Together, Beth Stephens and Annie Sprinkle are perhaps the best-known advocates of ecosexuality, a sliding-scale term used to describe the various interactions of the environment and human sexuality. Stephens and Sprinkle didn’t coin the word—it was previously used to describe dating an environmentally conscious person—and the basic idea has been around for centuries in various cultures and religions. In the past decade alone, they say, the number of people who identify as ecosexual has grown from less than 1,000 to more than 100,000. But the duo did create the Ecosex Manifesto, in 2011, which outlines both how much they love the earth and how to interact with it. The manifesto translated ecosexuality for a wider audience, establishing it as a flexible combination of activism and identity, not a salacious sexual preference.
Stephens, a professor of art at the University of California, Santa Cruz, grew up in West Virginia, in the shadow of the Appalachian Mountains and the heart of coal country. Her art, a mix of performance and visual disciplines exploring themes of the body, queerness, and feminism, took her to New York City. Sprinkle, her partner in life and art, grew up in Los Angeles and worked in the adult industry in New York City for 22 years. She spent the first few decades of her life out of touch with nature, though she’d always dreamed of living by water or in a redwood forest. In the mid-1990s, Stephen moved to California to teach. She met Sprinkle after they worked together on an art show. Their film, Goodbye Gauley Mountain: An Ecosexual Love Story (2012), chronicles their journey as lovers, ecosexuals, and activists—and their mission to make environmentalism a little more sexy.
Sprinkle: Do you find skinny-dipping pleasurable? Do you ever lay in the sand and feel the heat of it and get a little turned on? I think most people do, but because they see the earth as something spiritual, or nature almost like God, they don’t want to have sex with it. But we think sex can be spiritual.
For me, sensuality and pleasure is a way to connect more with nature. I find nature very sensual, and I see the eroticism of it all over the place. I also let myself fantasize about it—I might fantasize about a weeping willow tree caressing my body with its leaves.
Stephens: We’re trying to shift the metaphor from “earth as mother” to “earth as lover.”
Sprinkle: We are the earth. We don’t see ourselves as separate. We feel the love of nature, and we like to give nature our love because it’s not all about taking pleasure or taking resources. We feel it has to be reciprocal, and that’s why we like the lover model. We’re giving environmentalism a kind of punk-rock edge with ecosex.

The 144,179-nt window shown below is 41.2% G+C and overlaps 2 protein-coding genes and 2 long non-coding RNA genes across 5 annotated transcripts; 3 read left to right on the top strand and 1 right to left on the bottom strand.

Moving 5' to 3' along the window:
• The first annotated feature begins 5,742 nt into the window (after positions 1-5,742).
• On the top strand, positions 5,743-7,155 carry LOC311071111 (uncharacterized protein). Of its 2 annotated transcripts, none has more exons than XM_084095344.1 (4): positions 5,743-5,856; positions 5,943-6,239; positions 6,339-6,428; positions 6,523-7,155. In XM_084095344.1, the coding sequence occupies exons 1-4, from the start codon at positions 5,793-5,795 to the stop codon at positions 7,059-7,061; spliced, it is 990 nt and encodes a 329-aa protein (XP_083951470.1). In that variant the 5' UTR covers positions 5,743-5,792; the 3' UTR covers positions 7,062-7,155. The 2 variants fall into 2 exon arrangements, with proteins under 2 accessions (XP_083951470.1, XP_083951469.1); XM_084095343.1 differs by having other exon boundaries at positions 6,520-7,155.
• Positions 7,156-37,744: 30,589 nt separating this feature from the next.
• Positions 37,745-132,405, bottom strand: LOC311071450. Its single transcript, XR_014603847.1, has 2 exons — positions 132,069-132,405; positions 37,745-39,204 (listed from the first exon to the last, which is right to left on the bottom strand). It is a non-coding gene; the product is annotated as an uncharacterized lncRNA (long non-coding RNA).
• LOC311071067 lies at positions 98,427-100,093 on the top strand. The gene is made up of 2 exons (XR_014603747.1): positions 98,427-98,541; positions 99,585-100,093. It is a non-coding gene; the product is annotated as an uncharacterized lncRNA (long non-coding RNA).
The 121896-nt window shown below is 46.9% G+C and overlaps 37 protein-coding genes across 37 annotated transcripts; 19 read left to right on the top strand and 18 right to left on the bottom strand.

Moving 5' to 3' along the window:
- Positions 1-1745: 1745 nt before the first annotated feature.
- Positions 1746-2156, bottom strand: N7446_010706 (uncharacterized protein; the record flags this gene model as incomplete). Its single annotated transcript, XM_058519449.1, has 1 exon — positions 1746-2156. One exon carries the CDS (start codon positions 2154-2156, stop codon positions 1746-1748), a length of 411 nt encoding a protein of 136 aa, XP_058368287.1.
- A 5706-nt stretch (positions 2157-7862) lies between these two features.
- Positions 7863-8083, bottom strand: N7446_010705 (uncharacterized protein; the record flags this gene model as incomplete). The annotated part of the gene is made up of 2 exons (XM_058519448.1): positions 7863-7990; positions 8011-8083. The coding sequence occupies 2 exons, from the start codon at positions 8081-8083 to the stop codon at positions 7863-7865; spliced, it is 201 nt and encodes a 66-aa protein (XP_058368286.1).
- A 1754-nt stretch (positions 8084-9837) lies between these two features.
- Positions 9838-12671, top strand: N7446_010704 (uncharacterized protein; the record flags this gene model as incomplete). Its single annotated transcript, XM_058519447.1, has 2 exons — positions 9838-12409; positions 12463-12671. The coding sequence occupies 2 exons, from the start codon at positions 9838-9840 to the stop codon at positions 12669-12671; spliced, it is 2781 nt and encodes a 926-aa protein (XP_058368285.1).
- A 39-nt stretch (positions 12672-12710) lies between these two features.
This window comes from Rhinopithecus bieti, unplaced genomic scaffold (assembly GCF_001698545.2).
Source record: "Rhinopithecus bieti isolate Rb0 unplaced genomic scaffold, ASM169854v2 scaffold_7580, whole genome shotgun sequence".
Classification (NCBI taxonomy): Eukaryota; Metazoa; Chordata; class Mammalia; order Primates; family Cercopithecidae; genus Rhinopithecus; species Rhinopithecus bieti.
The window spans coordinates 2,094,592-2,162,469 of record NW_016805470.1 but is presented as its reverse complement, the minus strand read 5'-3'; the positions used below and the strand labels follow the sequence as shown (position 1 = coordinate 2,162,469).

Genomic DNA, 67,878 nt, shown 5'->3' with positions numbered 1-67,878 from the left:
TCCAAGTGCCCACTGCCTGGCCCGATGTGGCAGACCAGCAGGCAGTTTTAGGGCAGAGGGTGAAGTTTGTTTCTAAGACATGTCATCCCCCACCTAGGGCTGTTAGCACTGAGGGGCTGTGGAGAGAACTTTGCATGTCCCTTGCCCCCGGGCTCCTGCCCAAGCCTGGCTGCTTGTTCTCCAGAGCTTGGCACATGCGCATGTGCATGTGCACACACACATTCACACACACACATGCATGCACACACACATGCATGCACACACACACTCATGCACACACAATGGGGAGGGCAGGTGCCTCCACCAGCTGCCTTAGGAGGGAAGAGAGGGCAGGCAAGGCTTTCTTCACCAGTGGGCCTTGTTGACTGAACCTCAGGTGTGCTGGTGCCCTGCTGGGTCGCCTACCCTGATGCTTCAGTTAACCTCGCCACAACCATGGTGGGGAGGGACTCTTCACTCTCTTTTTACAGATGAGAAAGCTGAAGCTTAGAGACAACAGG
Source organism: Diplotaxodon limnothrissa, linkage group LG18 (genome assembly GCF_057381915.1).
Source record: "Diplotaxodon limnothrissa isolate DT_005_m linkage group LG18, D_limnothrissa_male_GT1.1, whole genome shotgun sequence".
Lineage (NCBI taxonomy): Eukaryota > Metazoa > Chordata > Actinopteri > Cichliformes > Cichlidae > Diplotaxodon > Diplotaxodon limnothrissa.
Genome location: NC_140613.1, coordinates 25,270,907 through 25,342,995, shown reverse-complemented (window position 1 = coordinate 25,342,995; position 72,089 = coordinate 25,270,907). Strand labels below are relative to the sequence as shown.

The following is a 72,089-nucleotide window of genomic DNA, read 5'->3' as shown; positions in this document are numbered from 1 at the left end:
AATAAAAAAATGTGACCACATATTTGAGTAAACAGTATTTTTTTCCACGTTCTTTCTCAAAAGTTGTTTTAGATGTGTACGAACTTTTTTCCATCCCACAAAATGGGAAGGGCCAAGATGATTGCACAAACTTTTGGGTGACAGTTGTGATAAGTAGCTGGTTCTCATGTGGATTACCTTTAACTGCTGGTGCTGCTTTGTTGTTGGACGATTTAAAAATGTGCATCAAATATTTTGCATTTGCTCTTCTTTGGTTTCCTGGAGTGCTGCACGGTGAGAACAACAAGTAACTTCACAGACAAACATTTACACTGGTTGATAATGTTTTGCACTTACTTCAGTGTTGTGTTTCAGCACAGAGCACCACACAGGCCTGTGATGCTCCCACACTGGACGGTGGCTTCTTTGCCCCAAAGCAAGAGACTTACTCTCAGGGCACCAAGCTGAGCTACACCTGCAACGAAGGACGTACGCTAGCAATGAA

Stephens: You can be asexual and still be ecosexual. It has to do with your feelings toward the earth.
We’re not actually out there humping trees—even though sometimes we will kind of perform that—but it’s more about breaking down separations between humans and nature. If you can separate yourself from nature, then you don’t have much of a problem killing nature, exploiting it for resources, and so on. But if you look at a tree as your lover, you’re going to think twice before you cut it down or burn it. We’re artists, so we take a kind of conceptual stance to this. I mean, I got a PhD last year based on investigating these ideas, so believe me, I’ve really thought hard about this.
We feel that a lot of the environmental discourse is not as effective as it could be in terms of bringing people to the table around this very precarious conversation that we’re in now: What are we going to do about the ecological future? We have adopted this stance to draw attention to the fact that we need to be really engaged. So we don’t have to literally hump trees, but conceptually we might want to consider it.
Stephens: We married the earth in 2008, and then we proceeded to have 30 more weddings to nature entities all around the world. And that’s what spread the word about this.
Sprinkle: We made a vow to love, honor, and cherish the earth in front of 400 people—many of whom made vows with us—and the next day, we were changed. It’s like suddenly you’re married, and you’ve made a commitment.